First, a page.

Department of Biology
College of Arts and Sciences
Bacterial Colonization and Immunogenicity in the Mosquito Gut Ecosystem
(February 9, 2015) New Mexico State University Associate Professor Jiannong Xu has received a $1.2 million SCORE grant from the National Institute of Allergy and Infectious Diseases, one of the National Institutes of Health, to study Bacterial Colonization and Immunogenicity in Mosquito Gut Ecosystem. “Dr. Xu’s lab is a testimony of the integration between research and teaching,” said Greg Fant, associate vice president and deputy provost, at an NMSU Scholarly Excellence Rally honoring Xu. Xu was recently promoted to associate professor in the College of Arts and Sciences’ biology department. He is studying how bacteria inhabit the gut and how they affect mosquito immunity. Mosquitoes can transmit infectious diseases such as malaria, Dengue fever and West Nile virus.
Malaria is a worldwide problem affecting millions of people each year. Despite the effectiveness of insecticides, their usefulness is threatened by mosquitoes building resistance against the chemicals. Xu and a group of graduate students are looking at ways of manipulating the bacteria that reside inside the gut of the malaria mosquito, Anopheles gambiae. The current project is to characterize the roles of bacterial cell wall structure, lipopolysaccharide (LPS), in the gut colonization and in priming mosquito basal immunity. Their main objective is to inhibit the malaria parasite and prevent the mosquito’s ability to reproduce, thereby resulting in mosquitoes laying fewer eggs and reducing the population. “We are working on mosquito associated microbes,” Xu said. “The mosquito gut is a small ecosystem where many bacteria reside. These bacteria are important for mosquito life. Without these symbiotic bacteria, mosquitoes would not be happy in terms of fecundity/fertility and immune defense. We have characterized the bacterial composition and their genetic capacity in the mosquito gut. The essential nutrients that the bacteria provide for the mosquito host is very important for the mosquito lifecycle,” he explained. “If we can change that bacterial community inside the mosquito gut, then we might make the mosquito produce fewer eggs and the whole population will be smaller and it would help us to reduce malaria transmission.”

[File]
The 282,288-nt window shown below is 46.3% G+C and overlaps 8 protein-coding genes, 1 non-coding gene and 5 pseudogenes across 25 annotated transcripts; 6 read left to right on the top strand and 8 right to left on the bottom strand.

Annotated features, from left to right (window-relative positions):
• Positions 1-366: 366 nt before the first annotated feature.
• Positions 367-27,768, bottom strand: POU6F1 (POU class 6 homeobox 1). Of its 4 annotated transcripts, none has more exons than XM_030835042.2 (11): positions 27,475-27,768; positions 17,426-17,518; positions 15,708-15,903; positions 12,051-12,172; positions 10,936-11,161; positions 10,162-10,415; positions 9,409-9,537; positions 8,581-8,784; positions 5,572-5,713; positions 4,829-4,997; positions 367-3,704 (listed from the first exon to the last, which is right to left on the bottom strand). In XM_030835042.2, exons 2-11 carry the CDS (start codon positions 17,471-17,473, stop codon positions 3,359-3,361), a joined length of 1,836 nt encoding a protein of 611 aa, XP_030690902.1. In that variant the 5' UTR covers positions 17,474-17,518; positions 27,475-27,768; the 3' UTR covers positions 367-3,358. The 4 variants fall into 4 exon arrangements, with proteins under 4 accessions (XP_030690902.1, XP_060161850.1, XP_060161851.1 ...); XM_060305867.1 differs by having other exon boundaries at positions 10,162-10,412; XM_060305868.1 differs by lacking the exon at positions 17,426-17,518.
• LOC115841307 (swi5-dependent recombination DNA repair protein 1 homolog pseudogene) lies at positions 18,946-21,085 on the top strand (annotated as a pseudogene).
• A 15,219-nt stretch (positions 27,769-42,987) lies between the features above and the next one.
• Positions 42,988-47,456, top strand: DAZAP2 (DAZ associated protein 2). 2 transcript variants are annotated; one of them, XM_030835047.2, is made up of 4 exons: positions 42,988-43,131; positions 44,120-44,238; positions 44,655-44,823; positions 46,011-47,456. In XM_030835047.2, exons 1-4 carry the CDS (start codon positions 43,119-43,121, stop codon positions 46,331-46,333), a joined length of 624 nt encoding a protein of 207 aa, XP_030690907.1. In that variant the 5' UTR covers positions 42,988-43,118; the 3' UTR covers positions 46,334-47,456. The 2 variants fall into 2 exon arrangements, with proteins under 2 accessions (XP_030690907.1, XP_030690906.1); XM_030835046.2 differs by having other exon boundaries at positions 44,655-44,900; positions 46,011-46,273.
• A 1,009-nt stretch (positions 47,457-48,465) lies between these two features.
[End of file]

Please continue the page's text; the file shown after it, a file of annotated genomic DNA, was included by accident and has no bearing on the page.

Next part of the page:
Xu and his student researchers can already tell which bacteria are associated with each stage of a mosquito’s life. Xu’s students include Dong Pei and Jinjin Jiang. His first Ph.D. student, Phanidhar Kukutla, is about to graduate and has already been offered a postdoc at Cornell University. Lab technician Ivy Yu also assists on the project. Collaborators include NMSU professors Michele Nishiguchi, biology, and Joe Song, computer science, as well as Xiaoqiang Yu of the University of Missouri Kansas City. “We have generated a mutant library for a strain of bacteria from mosquito gut and obtained several mutant strains in which the bacterial cell wall structure LPS is defective,” Xu said. “With the understanding of the microbial structure and functionality, we would be able to exploit the knowledge to develop tools to manipulate the microbes to reduce fertility and vector competence, a synthetic biology approach for mosquito control and intervention of mosquito-borne diseases.”
A previous three-year grant from NIH SCORE allowed Xu’s group to study how bacteria remain in the mosquito gut and form a stable community. They’ve also compared lab mosquitoes to wild mosquitoes in Kenya, through collaboration with researchers at the University of California Irvine. They found that the mosquito gut is selective and only core bacteria survive in the gut.
Xu is currently on sabbatical from NMSU.
--Article by Isabel A. Rodriguez, NMSU photo. See more at newscenter.nmsu.edu.
Program funded by a grant from the National Institute of Allergy and Infectious Diseases, one of the National Institutes of Health.
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